One of the deadliest wildfires in California was triggered by several factors—all pointing to changing climate
May to October is the wildfire season in California when windy conditions and low humidity act as dry fuels for forest fires. Credit: Coast Guard Compass
Picture this. An area more than double the size of Maldives has been burning for six consecutive days. Large swathes of northern California, the Golden State, are now shrouded in ashes as they witnessed one of the deadliest cases of wildfires, killing at least 38 people, destroying 190,000 acres of land and completely ravaging more than 3,000 homes across Sonoma and Napa County. The death toll now exceeds that of the 1933 Griffith Park fire in Los Angeles—one of the deadliest wildfire incidents in California’s history.
‘Diablo’ wind—the hot and dry offshore wind that blows from the northeast California during spring and autumn— is believed to have fanned the fires at a frantic pace. On the evening of October 8, when the fire was first reported, the winds were gusting at a speed of up to 70 miles per hour (110 km/h).
Just like wildfire, these winds (similar to Santa Ana wind in Southern California) are a legacy that California lives with. Diablo is formed when cold air from high-pressure areas in Nevada and the Great Basin warms as it moves toward the coast where lower atmospheric pressure prevails. The wind also loses humidity in the process. It is this hot and dry wind that turns even small blazes into devastating ‘firestorms’.
Legacy of wildfires
This state in the west coast is no stranger to wildfire, with May to October being the wildfire season when windy conditions and low humidity act as dry fuels for forest fires. However, there are few factors that have made the latest event overwhelming.
California has been already reeling under six consecutive droughts since 2011. It had seen below average rainfall in the last 10 of the 11 seasons before 2016. While heavier than normal rain last winter created overgrown forests, the dry spell turned green bushes and trees into tinder. The prevailing dry conditions have sucked in the moisture from plants, leaving behind dead branches and logs.
Moreover, record high temperatures had made forests bone dry, an ideal condition for fires to spread. For example, Sonoma County, which sustained the most damage, recorded temperatures around 109 °F (42.7°C), with the town of Sonoma sweltering at 115°F (46°C) just weeks before the incident. Even downtown San Francisco, which is lot closer to the sea, experienced heat wave with mercury touching 106 °F (41°C). The city was never this hot in almost 150 years of record keeping.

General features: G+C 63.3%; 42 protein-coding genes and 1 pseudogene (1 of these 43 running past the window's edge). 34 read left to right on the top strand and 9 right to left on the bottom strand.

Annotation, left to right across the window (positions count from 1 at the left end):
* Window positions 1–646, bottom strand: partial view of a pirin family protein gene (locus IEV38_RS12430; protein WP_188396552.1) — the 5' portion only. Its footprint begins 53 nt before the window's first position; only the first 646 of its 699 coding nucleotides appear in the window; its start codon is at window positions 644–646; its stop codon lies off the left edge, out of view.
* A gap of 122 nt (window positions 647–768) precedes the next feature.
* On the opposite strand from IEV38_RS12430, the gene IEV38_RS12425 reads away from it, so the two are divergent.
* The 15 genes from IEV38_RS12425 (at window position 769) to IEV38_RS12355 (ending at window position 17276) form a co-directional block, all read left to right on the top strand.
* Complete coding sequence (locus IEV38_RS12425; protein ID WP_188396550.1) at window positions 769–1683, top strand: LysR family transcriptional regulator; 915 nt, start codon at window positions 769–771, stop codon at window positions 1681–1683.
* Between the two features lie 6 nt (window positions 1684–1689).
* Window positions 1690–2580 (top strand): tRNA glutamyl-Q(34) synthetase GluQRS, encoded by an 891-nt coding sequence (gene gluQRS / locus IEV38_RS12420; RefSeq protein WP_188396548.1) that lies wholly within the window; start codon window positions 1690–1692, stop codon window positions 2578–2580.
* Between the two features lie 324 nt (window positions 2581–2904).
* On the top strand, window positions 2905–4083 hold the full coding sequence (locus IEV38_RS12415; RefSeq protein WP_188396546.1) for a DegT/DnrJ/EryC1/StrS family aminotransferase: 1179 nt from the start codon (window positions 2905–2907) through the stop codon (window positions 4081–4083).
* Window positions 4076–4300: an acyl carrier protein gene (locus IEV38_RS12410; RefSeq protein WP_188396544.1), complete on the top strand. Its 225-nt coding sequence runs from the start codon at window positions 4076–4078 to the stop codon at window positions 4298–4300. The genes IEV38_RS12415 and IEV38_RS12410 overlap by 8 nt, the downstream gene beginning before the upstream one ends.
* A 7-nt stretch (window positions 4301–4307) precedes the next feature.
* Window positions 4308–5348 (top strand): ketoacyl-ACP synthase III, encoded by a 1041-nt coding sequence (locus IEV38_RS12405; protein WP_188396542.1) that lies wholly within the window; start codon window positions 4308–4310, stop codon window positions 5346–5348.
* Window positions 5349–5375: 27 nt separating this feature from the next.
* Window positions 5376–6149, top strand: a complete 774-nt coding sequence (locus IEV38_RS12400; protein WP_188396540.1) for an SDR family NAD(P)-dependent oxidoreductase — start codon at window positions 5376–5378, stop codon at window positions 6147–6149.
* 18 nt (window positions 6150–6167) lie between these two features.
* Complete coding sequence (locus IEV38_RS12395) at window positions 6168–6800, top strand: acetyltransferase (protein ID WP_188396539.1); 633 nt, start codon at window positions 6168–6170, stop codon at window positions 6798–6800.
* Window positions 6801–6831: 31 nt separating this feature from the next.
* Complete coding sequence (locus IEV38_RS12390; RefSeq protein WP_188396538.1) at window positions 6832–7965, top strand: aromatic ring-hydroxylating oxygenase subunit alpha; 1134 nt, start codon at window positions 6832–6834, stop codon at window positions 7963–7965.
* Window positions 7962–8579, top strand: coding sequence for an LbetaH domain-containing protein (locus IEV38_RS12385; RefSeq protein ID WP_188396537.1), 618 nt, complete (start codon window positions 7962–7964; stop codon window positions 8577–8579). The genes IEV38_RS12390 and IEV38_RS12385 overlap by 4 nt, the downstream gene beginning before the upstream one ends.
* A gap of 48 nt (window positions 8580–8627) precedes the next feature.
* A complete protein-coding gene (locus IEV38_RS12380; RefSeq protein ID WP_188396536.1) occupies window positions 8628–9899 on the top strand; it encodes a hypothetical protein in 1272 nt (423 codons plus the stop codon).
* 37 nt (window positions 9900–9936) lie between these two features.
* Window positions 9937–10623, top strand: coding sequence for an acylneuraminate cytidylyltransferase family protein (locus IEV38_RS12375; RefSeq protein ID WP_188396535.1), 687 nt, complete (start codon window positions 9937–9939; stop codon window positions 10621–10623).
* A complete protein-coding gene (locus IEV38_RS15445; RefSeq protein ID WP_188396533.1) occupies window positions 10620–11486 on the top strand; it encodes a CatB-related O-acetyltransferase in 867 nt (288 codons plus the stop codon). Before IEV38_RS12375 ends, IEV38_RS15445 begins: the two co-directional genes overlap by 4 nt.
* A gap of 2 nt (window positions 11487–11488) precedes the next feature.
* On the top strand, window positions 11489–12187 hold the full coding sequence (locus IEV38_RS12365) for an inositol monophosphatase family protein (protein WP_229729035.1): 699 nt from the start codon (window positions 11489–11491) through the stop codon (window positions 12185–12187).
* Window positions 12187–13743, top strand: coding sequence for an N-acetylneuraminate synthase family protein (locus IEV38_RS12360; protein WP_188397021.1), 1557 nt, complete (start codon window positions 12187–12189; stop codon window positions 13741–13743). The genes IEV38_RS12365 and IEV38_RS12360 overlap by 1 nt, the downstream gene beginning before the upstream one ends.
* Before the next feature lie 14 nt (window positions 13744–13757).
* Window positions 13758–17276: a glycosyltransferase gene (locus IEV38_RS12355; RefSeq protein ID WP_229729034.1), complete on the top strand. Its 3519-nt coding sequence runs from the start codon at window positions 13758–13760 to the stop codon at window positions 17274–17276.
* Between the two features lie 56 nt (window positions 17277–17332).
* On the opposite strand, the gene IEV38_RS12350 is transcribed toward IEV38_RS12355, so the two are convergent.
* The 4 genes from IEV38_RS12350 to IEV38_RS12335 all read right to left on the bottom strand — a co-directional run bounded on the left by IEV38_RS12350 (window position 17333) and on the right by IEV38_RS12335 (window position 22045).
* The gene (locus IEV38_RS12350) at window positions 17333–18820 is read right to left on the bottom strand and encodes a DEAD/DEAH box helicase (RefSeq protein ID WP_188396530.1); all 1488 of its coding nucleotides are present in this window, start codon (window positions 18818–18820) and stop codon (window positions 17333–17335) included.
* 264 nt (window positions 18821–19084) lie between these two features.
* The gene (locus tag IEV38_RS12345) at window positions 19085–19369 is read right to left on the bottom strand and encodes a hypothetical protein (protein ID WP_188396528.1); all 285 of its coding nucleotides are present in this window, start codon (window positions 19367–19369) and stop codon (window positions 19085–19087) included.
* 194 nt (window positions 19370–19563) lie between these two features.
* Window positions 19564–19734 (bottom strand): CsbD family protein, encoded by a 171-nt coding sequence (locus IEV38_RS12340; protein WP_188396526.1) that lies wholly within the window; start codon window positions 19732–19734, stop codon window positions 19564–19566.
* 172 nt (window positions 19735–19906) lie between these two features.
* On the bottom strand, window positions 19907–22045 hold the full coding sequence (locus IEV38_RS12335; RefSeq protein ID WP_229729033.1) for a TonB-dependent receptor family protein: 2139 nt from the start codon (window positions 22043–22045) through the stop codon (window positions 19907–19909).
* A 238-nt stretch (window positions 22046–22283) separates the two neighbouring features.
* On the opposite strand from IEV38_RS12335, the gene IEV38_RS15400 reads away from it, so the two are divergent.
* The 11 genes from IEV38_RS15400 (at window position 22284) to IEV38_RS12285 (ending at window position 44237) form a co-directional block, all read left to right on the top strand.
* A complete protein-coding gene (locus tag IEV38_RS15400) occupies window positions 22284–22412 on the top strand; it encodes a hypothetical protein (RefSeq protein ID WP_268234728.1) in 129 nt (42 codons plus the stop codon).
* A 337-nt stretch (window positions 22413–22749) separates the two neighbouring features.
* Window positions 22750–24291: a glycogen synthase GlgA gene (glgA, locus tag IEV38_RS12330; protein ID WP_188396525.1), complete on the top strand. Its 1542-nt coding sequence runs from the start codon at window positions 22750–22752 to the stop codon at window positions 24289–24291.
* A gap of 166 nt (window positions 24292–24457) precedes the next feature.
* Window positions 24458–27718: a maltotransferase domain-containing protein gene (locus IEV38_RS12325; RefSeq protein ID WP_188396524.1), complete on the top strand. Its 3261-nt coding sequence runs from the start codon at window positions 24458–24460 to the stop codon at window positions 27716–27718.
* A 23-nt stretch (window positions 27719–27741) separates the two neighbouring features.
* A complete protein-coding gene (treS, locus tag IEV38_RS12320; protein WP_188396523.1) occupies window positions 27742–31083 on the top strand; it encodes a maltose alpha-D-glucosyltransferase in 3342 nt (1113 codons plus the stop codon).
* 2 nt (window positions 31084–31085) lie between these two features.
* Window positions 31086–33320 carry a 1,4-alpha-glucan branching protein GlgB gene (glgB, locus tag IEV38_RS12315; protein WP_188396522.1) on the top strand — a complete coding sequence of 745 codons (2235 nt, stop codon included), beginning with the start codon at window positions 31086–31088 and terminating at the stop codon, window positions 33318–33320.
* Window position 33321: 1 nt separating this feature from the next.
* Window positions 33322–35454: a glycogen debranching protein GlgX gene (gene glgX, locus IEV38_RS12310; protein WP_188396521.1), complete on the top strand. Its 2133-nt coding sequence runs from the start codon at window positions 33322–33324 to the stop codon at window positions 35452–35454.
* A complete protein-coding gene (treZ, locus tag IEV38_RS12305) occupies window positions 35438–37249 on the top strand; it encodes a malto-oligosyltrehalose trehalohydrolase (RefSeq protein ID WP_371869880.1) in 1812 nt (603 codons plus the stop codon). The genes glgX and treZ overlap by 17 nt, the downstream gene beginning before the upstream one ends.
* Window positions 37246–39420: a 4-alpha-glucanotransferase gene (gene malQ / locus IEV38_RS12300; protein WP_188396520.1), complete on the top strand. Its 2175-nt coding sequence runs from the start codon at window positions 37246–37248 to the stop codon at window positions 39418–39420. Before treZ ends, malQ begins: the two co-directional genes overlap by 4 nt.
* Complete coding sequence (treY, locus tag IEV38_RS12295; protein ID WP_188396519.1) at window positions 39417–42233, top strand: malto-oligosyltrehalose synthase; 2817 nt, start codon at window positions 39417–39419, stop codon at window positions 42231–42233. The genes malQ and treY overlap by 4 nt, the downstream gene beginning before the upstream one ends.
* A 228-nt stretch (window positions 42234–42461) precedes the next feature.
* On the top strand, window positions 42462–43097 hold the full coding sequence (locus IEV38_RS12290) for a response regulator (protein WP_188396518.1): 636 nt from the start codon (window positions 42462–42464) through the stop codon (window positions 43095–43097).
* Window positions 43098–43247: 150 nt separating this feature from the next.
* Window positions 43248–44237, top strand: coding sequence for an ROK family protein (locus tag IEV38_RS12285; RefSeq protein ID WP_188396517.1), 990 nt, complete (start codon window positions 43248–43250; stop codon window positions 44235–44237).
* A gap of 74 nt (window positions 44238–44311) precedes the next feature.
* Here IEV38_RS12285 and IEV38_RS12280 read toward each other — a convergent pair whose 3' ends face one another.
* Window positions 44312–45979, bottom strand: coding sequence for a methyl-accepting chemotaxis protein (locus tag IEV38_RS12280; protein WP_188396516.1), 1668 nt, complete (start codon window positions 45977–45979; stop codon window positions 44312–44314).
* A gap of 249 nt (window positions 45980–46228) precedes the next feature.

This emerging trend of a long spell of drought and a very wet winter points to the increasing extreme weather conditions—a direct consequence of decades of carbon emissions.
A part of the blame should also go to the state for allowing more and more buildings in hilly areas adjacent to brush and woodlands.
Air quality gets a beating
Currently, the city of Napa has the most polluted air in the country, according to the Environmental Protection Agency. Its air quality index has been hovering between 160 and 170 for the past few days, while zero to 50 is considered good air quality. Napa is followed by cities such as Oakland and San Francisco that reported bad air quality.
Going by the media reports, the smoke from the wildfires has travelled about 100 miles from the fire zones.
In the midst of all this, the irony has not escaped people’ attention. The state, which is facing the double whammy of floods and wildfires, is probably the most proactive state when it comes to taking climate action. Despite the climate denial discourse being predominant in Washington, this western state is becoming a model for other states by taking decisive steps on energy and other factors exacerbating climate change.
In fact, only few days after the fire broke out last Sunday, Governor Brown established a wood smoke reduction programme to help people of California make the transition to cleaner and healthier heating.
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